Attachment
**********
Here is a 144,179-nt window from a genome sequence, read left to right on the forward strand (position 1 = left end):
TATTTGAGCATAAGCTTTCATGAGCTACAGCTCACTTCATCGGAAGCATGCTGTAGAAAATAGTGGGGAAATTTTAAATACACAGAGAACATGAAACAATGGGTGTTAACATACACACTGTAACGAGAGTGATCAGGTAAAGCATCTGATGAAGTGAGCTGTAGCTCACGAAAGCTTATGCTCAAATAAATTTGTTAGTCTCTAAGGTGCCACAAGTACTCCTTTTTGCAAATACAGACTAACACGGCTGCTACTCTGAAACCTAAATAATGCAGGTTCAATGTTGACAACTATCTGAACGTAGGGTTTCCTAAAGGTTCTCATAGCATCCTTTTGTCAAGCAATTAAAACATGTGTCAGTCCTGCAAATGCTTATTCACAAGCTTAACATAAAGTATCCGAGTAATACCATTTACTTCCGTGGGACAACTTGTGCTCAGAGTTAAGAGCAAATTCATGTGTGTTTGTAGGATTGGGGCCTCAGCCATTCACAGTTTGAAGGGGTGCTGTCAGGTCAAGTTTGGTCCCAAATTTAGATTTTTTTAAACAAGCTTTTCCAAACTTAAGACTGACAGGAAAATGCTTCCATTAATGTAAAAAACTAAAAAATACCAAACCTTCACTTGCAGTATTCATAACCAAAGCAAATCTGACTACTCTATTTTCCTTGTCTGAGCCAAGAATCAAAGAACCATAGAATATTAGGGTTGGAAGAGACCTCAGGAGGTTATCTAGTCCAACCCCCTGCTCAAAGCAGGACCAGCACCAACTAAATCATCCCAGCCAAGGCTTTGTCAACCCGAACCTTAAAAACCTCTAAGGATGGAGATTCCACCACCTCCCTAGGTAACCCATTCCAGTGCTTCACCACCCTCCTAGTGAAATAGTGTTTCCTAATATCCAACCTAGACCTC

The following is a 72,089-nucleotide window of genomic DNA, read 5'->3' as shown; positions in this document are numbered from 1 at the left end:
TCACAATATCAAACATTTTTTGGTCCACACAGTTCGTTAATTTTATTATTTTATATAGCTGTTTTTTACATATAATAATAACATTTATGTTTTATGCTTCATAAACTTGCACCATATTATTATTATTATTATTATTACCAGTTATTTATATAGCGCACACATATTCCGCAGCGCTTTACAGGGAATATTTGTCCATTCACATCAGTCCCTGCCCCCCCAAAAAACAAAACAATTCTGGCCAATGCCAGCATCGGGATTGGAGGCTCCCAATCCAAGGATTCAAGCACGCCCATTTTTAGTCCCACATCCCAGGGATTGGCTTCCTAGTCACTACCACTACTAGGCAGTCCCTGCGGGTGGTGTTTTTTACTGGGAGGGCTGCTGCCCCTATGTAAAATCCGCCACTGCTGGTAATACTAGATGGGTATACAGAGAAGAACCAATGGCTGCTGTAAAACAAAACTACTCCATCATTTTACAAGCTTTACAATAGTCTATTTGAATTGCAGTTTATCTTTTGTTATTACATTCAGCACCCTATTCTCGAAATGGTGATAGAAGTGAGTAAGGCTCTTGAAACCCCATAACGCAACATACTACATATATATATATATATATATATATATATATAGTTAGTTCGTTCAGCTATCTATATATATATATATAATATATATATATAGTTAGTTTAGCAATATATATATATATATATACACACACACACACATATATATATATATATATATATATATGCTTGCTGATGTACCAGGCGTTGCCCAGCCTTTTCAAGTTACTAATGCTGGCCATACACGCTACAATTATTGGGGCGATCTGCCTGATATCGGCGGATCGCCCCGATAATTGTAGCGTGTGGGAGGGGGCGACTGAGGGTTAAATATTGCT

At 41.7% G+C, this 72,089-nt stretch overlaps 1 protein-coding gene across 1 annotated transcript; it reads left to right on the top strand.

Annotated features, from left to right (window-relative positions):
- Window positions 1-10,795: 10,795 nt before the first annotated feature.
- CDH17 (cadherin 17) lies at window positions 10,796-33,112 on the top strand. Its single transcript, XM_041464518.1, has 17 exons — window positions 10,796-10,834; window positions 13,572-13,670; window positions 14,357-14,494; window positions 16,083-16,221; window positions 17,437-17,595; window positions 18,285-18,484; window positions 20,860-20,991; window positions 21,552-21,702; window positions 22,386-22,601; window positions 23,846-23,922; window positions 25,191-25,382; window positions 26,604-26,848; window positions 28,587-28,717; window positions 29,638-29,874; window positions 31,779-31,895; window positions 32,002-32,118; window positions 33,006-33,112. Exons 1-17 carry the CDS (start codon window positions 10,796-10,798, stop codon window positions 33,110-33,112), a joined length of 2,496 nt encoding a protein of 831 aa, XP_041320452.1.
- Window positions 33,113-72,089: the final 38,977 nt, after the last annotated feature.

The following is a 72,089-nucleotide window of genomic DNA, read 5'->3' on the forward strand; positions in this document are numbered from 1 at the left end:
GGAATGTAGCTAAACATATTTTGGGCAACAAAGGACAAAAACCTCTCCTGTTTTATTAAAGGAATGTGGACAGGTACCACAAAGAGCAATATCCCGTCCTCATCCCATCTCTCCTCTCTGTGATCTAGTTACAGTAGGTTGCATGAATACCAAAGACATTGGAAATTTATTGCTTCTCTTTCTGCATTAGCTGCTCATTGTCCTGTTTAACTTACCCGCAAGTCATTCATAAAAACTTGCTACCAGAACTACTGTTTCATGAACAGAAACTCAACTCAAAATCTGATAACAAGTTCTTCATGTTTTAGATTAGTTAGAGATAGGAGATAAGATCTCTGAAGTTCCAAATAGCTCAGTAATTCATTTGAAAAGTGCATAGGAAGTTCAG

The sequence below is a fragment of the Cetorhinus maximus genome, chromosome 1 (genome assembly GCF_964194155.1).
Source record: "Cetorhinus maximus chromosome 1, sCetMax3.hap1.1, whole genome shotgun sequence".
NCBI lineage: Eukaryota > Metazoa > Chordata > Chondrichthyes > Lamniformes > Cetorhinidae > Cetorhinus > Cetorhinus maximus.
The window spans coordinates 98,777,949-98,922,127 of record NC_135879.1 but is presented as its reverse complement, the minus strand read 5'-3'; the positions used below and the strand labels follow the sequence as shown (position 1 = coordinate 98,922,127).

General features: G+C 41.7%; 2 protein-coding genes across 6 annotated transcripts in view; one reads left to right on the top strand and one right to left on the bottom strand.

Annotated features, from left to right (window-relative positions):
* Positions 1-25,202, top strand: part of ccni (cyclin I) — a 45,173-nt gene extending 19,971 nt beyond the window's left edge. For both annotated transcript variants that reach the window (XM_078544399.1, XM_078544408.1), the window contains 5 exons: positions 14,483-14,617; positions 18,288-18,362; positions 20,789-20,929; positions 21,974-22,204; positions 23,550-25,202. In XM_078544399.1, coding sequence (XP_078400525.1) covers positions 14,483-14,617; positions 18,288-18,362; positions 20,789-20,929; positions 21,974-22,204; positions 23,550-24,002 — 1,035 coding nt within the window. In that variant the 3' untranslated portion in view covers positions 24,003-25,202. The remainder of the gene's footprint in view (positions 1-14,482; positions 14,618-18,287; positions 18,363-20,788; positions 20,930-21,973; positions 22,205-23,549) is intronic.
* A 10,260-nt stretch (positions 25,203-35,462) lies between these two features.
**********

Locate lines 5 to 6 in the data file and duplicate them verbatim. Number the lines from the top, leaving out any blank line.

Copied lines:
At 41.7% G+C, this 72,089-nt stretch overlaps 1 protein-coding gene across 1 annotated transcript; it reads left to right on the top strand.

Annotated features, from left to right (window-relative positions):